Not in rewards, but in the strength to strive, the blessing lies. -J. T. Towbridge
It is one of the more surreal scenes from the Torah; one that has fired the imagination of centuries of artists. Jacob has safely escaped from his duplicitous father-in-law Laban and prepares to confront his potentially murderous brother Esau (talk about a dysfunctional family). Jacob is attacked by an angel. Jacob and the angel wrestle the entire night until the break of dawn. At that point the angel smashes Jacob on the hip and begs Jacob to let him go “for the dawn is breaking.”
Jacob answers: “I won’t let you go until you bless me.”
Angel: “What’s your name?”
Angel: “Your name shall no longer be Jacob, but Israel, for you have striven with beings divine and human, and have prevailed.” [Note: the root of the Hebrew word “strive” is the same as the word “Israel.” – so the naming works in Hebrew.]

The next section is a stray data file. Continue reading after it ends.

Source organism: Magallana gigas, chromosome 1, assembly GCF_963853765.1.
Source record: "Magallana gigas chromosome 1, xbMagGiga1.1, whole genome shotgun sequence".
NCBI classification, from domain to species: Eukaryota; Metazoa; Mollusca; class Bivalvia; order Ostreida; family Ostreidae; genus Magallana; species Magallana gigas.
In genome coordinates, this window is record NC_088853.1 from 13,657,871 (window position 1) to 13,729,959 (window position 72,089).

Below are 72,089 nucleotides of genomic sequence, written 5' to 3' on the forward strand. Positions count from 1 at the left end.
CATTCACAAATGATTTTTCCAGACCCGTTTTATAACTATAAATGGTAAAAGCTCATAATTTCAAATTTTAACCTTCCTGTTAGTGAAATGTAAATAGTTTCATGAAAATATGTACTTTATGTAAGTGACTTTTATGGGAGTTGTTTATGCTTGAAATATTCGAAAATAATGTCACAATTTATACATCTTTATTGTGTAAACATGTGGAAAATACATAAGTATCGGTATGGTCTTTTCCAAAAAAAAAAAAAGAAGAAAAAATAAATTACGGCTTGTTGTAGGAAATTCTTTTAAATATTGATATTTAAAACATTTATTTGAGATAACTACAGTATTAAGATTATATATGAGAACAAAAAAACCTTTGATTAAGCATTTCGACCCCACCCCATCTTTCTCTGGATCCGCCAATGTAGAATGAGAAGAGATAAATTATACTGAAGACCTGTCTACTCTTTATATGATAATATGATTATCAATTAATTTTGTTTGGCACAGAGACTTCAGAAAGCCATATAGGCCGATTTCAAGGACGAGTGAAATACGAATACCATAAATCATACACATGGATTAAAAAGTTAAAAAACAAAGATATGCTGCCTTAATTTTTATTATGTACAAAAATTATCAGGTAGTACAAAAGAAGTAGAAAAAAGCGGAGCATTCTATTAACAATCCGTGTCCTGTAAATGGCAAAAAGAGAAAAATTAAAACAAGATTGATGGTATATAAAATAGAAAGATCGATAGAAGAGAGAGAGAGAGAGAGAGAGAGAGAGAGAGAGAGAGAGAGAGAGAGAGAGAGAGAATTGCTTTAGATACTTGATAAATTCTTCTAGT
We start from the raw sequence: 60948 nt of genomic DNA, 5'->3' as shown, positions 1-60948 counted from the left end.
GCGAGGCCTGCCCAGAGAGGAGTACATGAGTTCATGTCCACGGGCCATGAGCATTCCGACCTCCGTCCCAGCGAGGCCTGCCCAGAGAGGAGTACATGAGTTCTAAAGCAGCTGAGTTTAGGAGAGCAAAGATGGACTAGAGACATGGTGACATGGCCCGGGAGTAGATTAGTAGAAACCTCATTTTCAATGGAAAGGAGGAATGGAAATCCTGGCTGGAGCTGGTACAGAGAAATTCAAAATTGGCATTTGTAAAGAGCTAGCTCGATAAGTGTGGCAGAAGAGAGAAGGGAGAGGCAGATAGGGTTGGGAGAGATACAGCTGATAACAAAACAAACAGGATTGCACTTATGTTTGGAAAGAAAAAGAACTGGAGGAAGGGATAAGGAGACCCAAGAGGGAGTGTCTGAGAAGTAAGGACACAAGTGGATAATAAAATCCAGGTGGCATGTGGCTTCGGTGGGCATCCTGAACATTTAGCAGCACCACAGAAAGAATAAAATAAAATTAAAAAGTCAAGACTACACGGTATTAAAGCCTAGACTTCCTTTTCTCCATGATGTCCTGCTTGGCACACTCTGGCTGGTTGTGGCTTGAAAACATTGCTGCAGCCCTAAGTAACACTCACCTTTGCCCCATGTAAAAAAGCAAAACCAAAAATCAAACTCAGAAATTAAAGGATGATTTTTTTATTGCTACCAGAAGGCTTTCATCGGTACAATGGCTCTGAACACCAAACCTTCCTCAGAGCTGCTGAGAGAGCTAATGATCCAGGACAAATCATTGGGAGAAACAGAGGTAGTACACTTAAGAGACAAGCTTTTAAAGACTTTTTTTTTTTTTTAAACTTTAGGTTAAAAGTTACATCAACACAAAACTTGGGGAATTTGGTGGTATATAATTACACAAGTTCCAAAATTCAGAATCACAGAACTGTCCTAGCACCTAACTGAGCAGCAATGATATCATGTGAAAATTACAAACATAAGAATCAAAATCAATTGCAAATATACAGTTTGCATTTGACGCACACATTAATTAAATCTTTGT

Jacob responds: “Tell me your name.”
Angel: “Why do you ask for my name?”
And then the angel disappears.
The Meshech Chochma on Genesis 32:30 tries to answer at least the mystery of the need or lack of need for names regarding blessings.
He explains that typically, in order to bless someone, you need to know who they are, and preferably you need to know their name. Hence, the angel’s perfectly logical request to confirm the name of the person he’s about to bless.
However, the angel also must have known that there was a special power to Jacob (and his progeny) that was conveyed by his father Isaac, that was transmitted from his grandfather Abraham. Isaac bestowed upon Jacob the characteristic that “whoever blesses you shall be blessed.”
The angel knew that by blessing Jacob, he had become blessed and therefore there was no further need for Jacob to bless him or even to know his name.
May we be receivers and suppliers of blessings.
To the victims of the Jersey City shooting.